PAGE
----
Prevent the introduction and control the spread of invasive exotic species

Invasive exotic species, whether plant or animal, are a significant threat to biodiversity: they can cause a decline in indigenous species and irreversibly upset the natural balance that existed before their introduction.

Learn more about our projects that stem from this orientation.

Evaluate the effects of invasive exotic fish on freshwater mussels indigenous to the St. Lawrence

Several species of freshwater mussels in the St. Lawrence are at risk: six are on the list of species likely to be designated as threatened or vulnerable under Quebec legislation, and another is considered to be endangered by the Committee on the Status of Endangered Wildlife in Canada (COSEWIC). The purpose of this research project is to evaluate the hypothesis that the round goby would act as an “imposter” host for the larvae of certain species of indigenous mussels and would damage their recruitment and spread. The situation could also be the opposite: the goby could be a compatible host for mussel larvae, which would thus be favoured.

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Coordinate initiatives relating to aquatic invasive species and priority vectors of introduction

Fisheries and Oceans Canada has conducted risk assessments concerning the introduction of aquatic invasive species and of related vectors of introduction. The selection of species and vectors for these assessments has so far been based on consultations carried out by Fisheries and Oceans Canada and the National Aquatic Invasive Species Committee (NAISC). Incorporating stakeholders affected by this issue into the process will help to build further consensus and harmonize intervention priorities.

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Develop shared information and awareness tools about invasive exotic species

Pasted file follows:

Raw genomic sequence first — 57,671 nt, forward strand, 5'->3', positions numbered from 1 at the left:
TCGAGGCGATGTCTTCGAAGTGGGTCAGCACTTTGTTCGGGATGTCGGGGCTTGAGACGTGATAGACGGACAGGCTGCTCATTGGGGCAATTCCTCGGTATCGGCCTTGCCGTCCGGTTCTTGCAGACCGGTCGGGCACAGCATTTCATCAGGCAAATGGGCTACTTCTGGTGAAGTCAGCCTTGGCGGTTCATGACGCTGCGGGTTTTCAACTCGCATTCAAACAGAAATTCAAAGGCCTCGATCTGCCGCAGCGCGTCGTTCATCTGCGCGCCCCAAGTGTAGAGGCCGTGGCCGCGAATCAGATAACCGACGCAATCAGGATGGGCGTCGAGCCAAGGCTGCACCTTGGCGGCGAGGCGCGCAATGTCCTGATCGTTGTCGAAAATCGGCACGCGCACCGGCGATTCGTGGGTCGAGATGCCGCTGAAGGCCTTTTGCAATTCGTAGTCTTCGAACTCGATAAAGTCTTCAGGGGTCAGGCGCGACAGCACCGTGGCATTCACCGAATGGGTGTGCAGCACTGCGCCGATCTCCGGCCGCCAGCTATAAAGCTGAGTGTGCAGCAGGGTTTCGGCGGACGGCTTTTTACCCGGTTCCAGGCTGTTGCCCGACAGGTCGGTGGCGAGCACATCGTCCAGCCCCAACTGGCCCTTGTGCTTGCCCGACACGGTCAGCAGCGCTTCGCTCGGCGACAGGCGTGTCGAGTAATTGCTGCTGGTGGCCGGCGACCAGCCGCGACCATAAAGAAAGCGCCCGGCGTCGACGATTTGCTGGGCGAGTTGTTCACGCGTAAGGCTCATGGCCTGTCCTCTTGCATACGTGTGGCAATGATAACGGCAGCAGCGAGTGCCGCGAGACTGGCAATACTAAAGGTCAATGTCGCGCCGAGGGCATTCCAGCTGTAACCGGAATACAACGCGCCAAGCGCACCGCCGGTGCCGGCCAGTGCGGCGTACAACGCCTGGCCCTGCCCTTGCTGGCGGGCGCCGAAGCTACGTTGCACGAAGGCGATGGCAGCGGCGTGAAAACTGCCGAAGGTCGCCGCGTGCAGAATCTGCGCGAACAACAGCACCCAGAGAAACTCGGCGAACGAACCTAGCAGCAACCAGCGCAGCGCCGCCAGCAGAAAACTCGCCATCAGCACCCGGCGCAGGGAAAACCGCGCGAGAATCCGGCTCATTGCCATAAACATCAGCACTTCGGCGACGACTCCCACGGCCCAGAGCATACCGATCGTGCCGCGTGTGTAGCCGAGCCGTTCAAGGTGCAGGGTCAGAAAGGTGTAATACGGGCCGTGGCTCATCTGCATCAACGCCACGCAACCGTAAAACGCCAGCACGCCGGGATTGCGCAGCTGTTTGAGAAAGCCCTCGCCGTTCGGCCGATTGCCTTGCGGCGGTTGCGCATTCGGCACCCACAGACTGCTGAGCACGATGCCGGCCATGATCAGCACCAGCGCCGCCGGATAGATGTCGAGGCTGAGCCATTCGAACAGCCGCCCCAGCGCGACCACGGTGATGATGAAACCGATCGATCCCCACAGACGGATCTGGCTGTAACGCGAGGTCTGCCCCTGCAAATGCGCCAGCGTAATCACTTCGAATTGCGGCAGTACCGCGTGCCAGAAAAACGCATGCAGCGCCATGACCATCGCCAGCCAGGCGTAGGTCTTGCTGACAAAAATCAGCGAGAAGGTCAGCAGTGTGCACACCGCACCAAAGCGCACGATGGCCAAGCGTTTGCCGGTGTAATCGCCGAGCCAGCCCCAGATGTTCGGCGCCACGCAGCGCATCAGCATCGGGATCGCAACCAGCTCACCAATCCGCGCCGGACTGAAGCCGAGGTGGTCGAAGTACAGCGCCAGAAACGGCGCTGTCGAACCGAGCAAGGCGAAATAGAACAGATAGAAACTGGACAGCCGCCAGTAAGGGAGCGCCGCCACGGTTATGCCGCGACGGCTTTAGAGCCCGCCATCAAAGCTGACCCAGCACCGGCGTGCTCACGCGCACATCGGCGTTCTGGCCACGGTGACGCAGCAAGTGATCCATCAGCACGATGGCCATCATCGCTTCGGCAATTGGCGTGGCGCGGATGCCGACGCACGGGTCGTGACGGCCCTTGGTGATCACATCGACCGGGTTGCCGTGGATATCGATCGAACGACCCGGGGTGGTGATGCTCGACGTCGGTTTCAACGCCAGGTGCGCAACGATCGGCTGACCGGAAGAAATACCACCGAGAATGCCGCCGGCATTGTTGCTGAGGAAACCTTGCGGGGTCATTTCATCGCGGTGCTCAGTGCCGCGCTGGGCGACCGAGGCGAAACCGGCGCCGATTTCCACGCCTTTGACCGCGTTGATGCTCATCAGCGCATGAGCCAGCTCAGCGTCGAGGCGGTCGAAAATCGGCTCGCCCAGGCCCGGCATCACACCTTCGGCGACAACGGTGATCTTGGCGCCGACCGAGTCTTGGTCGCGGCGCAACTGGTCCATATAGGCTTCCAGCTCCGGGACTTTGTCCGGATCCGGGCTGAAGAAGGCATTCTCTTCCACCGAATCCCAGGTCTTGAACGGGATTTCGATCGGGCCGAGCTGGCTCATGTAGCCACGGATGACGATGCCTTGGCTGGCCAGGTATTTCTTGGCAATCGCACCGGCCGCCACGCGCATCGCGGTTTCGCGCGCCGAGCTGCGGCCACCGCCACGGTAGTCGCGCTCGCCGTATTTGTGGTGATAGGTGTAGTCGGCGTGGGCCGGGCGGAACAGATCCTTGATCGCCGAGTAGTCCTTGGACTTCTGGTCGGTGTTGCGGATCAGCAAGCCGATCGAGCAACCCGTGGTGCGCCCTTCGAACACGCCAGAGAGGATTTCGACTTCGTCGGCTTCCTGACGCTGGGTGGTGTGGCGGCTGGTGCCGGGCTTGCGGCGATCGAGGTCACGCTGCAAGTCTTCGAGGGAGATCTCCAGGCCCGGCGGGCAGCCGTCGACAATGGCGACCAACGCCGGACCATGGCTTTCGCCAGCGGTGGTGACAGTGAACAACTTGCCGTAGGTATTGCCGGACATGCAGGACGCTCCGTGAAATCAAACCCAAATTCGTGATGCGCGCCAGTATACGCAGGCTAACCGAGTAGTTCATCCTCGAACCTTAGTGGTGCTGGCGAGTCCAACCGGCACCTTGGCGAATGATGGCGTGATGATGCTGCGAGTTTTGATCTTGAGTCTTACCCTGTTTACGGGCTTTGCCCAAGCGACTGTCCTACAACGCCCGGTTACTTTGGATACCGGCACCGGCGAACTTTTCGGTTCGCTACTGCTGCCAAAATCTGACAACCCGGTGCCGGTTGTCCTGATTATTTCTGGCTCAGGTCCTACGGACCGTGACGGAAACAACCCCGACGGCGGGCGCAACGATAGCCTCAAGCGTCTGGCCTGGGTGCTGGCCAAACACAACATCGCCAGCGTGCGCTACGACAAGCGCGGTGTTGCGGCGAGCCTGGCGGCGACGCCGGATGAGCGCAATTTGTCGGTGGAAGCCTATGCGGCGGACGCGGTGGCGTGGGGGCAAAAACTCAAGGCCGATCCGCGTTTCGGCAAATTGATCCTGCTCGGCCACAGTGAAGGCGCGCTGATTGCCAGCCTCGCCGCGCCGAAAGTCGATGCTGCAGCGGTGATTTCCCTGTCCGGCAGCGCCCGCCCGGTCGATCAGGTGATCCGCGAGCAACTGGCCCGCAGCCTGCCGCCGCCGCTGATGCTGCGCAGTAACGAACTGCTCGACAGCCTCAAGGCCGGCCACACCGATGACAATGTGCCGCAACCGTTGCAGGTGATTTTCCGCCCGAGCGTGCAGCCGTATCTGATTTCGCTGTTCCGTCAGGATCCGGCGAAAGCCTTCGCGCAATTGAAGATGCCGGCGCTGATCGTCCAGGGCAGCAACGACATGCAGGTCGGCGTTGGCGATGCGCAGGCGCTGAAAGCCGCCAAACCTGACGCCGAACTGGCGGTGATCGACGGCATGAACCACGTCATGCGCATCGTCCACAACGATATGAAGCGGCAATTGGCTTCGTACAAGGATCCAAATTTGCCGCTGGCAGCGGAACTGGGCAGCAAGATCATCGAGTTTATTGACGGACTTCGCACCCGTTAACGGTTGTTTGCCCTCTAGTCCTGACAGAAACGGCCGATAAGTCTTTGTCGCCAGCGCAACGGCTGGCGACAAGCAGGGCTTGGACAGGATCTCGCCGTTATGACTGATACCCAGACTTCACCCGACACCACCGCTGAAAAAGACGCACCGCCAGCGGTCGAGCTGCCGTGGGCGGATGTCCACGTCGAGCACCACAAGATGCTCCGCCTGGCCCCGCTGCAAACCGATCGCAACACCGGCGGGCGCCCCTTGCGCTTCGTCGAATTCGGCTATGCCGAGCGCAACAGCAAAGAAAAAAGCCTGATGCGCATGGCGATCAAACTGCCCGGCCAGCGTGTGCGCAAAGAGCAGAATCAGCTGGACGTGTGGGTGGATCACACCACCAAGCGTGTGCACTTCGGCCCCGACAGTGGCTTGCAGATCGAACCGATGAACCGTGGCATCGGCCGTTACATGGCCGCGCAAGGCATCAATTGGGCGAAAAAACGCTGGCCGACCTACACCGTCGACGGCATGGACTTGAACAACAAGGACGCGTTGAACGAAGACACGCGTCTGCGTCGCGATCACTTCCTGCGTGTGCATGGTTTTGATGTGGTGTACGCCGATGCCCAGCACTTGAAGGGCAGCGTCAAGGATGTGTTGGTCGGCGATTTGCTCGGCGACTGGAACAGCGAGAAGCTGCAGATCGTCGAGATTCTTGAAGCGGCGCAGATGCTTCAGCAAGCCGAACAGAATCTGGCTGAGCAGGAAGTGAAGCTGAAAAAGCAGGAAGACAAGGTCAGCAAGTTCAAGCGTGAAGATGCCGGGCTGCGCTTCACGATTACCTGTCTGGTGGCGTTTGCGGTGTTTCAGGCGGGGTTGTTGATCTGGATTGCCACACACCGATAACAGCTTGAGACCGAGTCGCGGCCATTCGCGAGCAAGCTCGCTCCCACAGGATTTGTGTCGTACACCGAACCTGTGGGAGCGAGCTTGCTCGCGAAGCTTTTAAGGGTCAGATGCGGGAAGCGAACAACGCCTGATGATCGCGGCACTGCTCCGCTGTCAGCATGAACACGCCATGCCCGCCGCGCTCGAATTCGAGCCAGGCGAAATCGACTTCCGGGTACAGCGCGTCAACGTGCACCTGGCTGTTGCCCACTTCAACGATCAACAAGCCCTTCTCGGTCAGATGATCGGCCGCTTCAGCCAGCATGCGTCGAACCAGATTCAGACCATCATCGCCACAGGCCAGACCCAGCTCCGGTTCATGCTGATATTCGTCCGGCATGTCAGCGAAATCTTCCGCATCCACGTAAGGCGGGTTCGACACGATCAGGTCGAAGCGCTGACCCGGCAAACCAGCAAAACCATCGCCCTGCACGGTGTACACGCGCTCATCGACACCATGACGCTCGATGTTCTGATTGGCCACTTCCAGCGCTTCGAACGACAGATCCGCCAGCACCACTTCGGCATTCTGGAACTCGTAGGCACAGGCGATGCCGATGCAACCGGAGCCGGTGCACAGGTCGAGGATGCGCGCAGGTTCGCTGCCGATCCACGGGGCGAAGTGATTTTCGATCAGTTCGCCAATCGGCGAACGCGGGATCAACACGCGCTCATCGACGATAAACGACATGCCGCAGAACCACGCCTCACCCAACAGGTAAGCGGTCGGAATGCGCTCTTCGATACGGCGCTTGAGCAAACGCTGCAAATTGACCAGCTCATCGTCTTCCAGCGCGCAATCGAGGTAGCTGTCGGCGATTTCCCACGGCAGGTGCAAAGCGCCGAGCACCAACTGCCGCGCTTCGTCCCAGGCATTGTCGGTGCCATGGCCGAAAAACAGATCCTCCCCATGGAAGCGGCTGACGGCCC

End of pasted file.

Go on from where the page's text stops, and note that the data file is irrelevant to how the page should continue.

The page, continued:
Although some invasive exotic species have been introduced into the St. Lawrence ecosystem inadvertently, others have been added voluntarily with similar undesirable effects. As a result, education is the most effective approach for limiting their spread. The pooling of various initiatives and information and awareness raising tools about invasive exotic species can help to harmonize approaches and the messages conveyed. This exercise will also assist in planning and developing new tools and documents that are more general in nature for wider distribution.

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Harmonize detection and monitoring programs and activities relating to aquatic invasive species and identify problems

A number of participants and collaborators in the St. Lawrence Action Plan 2011-2026 are carrying out activities to detect and monitor the spread of aquatic invasive species. The harmonization of these programs and activities will support the identification of any gaps in terms of geographic sectors, species or habitats and assist in the development of complementary programs and activities to address these gaps.

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Develop joint action and response plans in the event of detection of aquatic invasive species

In addition to their capacity to survive in a range of different habitats and climates, aquatic invasive species typically have few or no predators and are less vulnerable to disease. These two factors help them to spread quickly, thereby disrupting the equilibrium of their adopted environment, often irreversibly. In this context, response plans will be developed to set out priority actions and identify the organizations designated to respond in the event new aquatic invasive species are discovered. Simulation exercises will also be conducted to prepare stakeholders for taking effective, coordinated action to limit the spread of these species.

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Harmonize databases on aquatic invasive species

Several participants and collaborators have compiled databases on aquatic invasive species. Harmonizing the information held in these databases will make it easier to compile a general picture of the situation.

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Develop an aquatic invasive species component at the St. Lawrence Global Observatory

A number of participants and collaborators in the St. Lawrence Action Plan 2011-2026 have been producing and disseminating a broad variety of data and information concerning aquatic invasive species. Developing a component on these species at the St. Lawrence Global Observatory will help to increase access to this information both to the public and the organizations that produced it.

Read the backgrounder for this project.

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